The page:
I used to jump all the way down the steps in Hodge Lee in one leap. I felt like Superman, or rather, Superwoman. That was before I got MS.
Arshiya Malik, of Bletchley, was diagnosed with Multiple Sclerosis at the age of six. Now, 21 and wheelchair-bound, growing up has been far from easy.
“When I was first told that I had MS, I thought I was rather special – that I had something other people didn’t have,” she says of her diagnosis.
“But then I looked at my friends and I realised that there was something wrong; I had something they didn’t have, but it was not such a good thing.”
With MS most commonly developing in people at around the age of 30, and very rare in young children, Arshiya’s was an exceptional case.
But her incredible optimism has meant that her disability has not prevented her from enjoying life.
“One thing I have always felt is that when something is wrong you should not complain about it; you should just try to keep quiet and get on with your life.”
Despite only attending Brook End School part-time from the age of eight, Arshiya achieved six GCSEs in 2008, including Drama and Art, two subjects she is passionate about.
“With Drama you can express your feelings, which makes you feel better,” she explains.
“And Art takes depression away. If you paint over the word ‘sad’ with a cheerful colour or a rainbow, then the sadness goes!”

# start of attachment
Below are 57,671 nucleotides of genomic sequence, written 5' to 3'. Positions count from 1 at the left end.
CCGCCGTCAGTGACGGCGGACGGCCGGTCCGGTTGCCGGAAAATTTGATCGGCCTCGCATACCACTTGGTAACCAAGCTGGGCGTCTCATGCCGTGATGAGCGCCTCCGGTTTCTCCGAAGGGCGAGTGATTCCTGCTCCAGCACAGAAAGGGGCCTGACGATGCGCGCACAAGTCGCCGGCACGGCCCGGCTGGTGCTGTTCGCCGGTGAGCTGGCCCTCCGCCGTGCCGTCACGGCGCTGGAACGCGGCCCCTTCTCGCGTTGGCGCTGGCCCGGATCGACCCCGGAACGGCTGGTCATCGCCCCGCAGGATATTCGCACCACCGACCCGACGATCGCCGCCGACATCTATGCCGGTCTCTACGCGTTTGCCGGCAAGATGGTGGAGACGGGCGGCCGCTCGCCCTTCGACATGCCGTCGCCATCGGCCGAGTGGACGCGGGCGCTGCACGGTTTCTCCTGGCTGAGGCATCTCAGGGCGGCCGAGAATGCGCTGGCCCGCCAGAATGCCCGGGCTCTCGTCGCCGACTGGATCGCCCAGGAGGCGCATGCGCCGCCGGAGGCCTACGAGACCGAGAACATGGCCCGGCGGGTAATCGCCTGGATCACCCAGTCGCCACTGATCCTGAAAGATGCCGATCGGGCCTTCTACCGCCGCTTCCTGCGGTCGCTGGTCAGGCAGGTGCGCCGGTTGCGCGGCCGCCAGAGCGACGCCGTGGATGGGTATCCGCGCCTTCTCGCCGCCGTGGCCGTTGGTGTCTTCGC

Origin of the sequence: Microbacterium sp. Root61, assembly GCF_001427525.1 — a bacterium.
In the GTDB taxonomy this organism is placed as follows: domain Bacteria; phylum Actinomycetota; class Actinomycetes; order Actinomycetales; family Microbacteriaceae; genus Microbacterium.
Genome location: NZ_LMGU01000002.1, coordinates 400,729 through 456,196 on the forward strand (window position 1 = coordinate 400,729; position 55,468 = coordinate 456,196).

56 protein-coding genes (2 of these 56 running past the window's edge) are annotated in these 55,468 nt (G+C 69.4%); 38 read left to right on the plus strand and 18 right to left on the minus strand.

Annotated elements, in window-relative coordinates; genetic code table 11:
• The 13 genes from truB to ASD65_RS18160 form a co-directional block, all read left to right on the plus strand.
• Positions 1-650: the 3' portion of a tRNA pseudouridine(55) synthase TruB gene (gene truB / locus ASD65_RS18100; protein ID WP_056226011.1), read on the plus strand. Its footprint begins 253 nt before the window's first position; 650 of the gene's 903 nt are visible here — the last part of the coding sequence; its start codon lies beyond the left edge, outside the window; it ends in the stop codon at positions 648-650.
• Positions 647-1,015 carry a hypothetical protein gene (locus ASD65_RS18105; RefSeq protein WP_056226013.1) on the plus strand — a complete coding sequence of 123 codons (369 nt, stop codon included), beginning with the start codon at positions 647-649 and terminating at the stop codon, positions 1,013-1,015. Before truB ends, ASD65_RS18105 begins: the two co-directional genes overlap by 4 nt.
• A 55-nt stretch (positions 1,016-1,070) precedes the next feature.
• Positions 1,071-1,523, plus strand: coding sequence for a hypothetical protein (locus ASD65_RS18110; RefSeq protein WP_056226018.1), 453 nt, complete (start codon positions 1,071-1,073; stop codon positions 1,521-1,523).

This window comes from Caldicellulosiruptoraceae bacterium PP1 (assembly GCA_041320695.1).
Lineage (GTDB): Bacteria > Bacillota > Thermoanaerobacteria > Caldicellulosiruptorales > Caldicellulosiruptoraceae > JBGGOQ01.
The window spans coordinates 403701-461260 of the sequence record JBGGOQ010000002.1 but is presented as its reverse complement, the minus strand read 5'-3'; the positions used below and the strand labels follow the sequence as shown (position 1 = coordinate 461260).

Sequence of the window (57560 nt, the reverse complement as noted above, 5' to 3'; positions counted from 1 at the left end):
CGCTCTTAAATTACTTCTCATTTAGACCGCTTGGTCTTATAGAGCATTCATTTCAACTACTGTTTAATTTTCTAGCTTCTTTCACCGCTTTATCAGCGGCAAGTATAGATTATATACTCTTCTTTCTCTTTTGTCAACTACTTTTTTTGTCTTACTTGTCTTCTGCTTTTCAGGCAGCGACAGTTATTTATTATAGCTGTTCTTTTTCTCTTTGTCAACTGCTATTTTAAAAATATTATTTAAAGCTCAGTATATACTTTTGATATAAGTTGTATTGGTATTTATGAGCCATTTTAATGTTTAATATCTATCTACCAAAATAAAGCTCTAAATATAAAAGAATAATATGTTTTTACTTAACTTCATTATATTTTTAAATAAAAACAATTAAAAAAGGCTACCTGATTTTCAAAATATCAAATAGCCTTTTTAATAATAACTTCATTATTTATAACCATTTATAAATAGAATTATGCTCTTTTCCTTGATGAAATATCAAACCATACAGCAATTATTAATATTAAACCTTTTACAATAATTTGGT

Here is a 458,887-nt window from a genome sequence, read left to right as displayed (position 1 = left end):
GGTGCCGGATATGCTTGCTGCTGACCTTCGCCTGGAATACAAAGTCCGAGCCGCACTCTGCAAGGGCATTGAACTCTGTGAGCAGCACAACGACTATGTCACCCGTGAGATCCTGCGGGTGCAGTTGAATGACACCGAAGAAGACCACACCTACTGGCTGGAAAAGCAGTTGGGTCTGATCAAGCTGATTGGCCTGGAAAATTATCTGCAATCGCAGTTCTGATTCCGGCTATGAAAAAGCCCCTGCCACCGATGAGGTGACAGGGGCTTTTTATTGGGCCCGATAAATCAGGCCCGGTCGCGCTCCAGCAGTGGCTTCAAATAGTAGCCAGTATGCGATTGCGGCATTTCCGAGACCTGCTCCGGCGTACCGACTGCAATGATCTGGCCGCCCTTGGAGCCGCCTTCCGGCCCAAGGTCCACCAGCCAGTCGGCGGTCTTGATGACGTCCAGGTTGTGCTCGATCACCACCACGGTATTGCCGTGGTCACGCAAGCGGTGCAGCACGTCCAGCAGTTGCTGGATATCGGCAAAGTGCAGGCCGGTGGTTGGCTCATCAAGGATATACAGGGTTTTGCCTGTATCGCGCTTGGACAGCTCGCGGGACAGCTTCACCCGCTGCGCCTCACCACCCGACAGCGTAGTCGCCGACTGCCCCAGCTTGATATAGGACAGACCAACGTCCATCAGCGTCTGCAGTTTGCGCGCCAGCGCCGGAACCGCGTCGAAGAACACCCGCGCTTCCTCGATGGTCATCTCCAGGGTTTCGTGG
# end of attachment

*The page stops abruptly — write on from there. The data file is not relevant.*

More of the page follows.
As a self-proclaimed chatterbox, Arshiya has always loved meeting new people. “I like to talk to strangers and make new friends.” she says.
“They might be scared of me at first because of my tremors, but the fact that I am happy to share the reality of my disability makes them happy.”
And with her big smile, bubbly personality, and positive attitude, people certainly do take a shine to Arshiya.
“Meeting Arshiya is always a very enjoyable occasion,” says Uschi Kraus Harper, her general health advisor.
“She is one of the most amazing human beings I know; cheerful in spite of her severe MS, and with a great sense of humour.”
Indeed, despite being restricted from so many of the things able-bodied people take for granted, Arshiya embraces the things she can do.
“I go to Inter Action two afternoons a week at Peartree Bridge, and I love it. I am the only one in a wheelchair, but the teacher says I am magnificent, and the star of the group.
“I sometimes feel like I lost my life when I was eight; I’ve lost loads of my friends.
“But it makes me feel stronger as well. Now I am 21 and, looking back, I wonder if other people could have coped. That makes me feel strong.”